Stocks edge lower...Oil futures remain flat... UN forecasts global economic expansion but warns of risks
May. 17, 2018
UNDATED (AP) — Stock indexes have closed slightly lower after a day of mostly choppy trading, wiping out some of the market's gains from a day earlier. The S&P 500 index slipped 2 points, or 0.1 percent, to 2,720. The Dow Jones industrial average lost 55 points, or 0.2 percent, to 24,713 and the Nasdaq composite fell over 15 points, or 0.2 percent, to 7,382. But the Russell 2000 index of smaller-company stocks picked up nearly 9 points, or 0.6 percent, to 1,625.
UNDATED (AP) — An early rally in crude oil today faded by late afternoon. Benchmark U.S. crude oil ended flat at $71.49 a barrel in New York while Brent crude, used to price international oil, rose 2 cents to close at $79.30 a barrel in London. It had been briefly above $80 a barrel, its highest level since November 2014. In other energy futures trading, wholesale gasoline fell a penny to $2.24 a gallon and natural gas gained 4 cents to $2.89 per 1,000 cubic feet.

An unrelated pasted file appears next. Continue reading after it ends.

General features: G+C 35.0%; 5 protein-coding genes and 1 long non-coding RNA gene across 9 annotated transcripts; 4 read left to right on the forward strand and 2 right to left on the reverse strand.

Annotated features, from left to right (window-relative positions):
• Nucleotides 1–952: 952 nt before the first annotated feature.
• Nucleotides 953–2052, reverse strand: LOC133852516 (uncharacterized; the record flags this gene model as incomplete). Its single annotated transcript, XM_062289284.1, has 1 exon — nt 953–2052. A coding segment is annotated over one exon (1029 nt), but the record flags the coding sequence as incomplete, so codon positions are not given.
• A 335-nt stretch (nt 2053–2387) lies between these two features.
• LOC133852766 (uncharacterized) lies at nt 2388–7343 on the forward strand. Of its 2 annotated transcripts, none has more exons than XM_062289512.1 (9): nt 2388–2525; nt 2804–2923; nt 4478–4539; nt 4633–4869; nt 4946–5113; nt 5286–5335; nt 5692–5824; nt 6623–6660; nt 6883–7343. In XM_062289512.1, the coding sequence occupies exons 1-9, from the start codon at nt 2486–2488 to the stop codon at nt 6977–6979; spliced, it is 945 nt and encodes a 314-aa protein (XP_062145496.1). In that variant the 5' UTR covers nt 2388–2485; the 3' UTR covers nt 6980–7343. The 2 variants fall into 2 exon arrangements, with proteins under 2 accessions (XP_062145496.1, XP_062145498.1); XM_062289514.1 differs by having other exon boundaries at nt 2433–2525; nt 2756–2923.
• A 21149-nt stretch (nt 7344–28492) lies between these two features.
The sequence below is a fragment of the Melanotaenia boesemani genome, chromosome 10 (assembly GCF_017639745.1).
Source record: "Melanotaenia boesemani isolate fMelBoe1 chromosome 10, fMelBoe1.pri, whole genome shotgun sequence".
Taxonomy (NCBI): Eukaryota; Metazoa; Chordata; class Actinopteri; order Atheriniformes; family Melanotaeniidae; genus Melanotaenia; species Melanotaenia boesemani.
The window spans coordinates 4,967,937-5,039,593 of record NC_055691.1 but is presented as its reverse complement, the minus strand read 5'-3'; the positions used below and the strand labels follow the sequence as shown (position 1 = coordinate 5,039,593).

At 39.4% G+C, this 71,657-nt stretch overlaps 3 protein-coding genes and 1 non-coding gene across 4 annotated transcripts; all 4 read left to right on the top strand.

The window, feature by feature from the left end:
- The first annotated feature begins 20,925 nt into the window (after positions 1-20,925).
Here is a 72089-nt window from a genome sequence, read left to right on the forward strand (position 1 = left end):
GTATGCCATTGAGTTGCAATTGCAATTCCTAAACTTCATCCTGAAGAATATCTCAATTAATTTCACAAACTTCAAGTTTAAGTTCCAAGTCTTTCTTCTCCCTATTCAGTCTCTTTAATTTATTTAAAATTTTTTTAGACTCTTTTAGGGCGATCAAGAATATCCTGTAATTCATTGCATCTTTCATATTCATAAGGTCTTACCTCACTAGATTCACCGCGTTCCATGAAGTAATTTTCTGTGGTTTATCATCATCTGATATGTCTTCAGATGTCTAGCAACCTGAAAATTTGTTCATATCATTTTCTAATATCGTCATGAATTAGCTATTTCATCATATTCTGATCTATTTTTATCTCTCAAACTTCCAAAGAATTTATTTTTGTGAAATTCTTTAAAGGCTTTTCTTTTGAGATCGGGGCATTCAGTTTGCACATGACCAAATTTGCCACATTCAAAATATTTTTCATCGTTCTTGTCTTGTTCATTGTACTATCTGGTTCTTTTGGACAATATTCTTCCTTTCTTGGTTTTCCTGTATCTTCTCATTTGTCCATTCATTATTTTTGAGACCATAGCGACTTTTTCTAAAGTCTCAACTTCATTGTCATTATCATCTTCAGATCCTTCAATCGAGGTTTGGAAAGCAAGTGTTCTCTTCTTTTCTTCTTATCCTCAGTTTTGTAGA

UNITED NATIONS (AP) — The United Nations is forecasting that the global economy will expand by more than 3 percent this year and next year -- but it warns that increasing risks could trigger "a shock to investment and trade" and a sharp drop to 1.8 percent growth in 2019. The U.N.'s mid-year report says growth in the world economy is surpassing expectations, reflecting further growth in developed countries and broadly favorable investment conditions.
WASHINGTON (AP) — President Donald Trump is casting doubt on the prospect of successful trade talks with China, saying the economic powerhouse has become "very spoiled" because it usually gets its way with the U.S. Trump says the United States has been losing $500 billion a year on trade with China. Trump is meeting today with Vice Premier Liu He, the leader of China's delegation. Treasury Secretary Steve Mnuchin (mih-NOO'-shin) is leading the talks.
WASHINGTON (AP) — President Donald Trump's trade team is running out of time to rewrite a trade pact with Canada and Mexico this year. If negotiators can't reach an agreement on a revamped the North American Free Trade Agreement soon -- House Speaker Paul Ryan set an informal Thursday deadline -- the talks could spill into 2019. Or Trump could carry out his threat to withdraw from the NAFTA agreement that he's labeled a job-killing "disaster."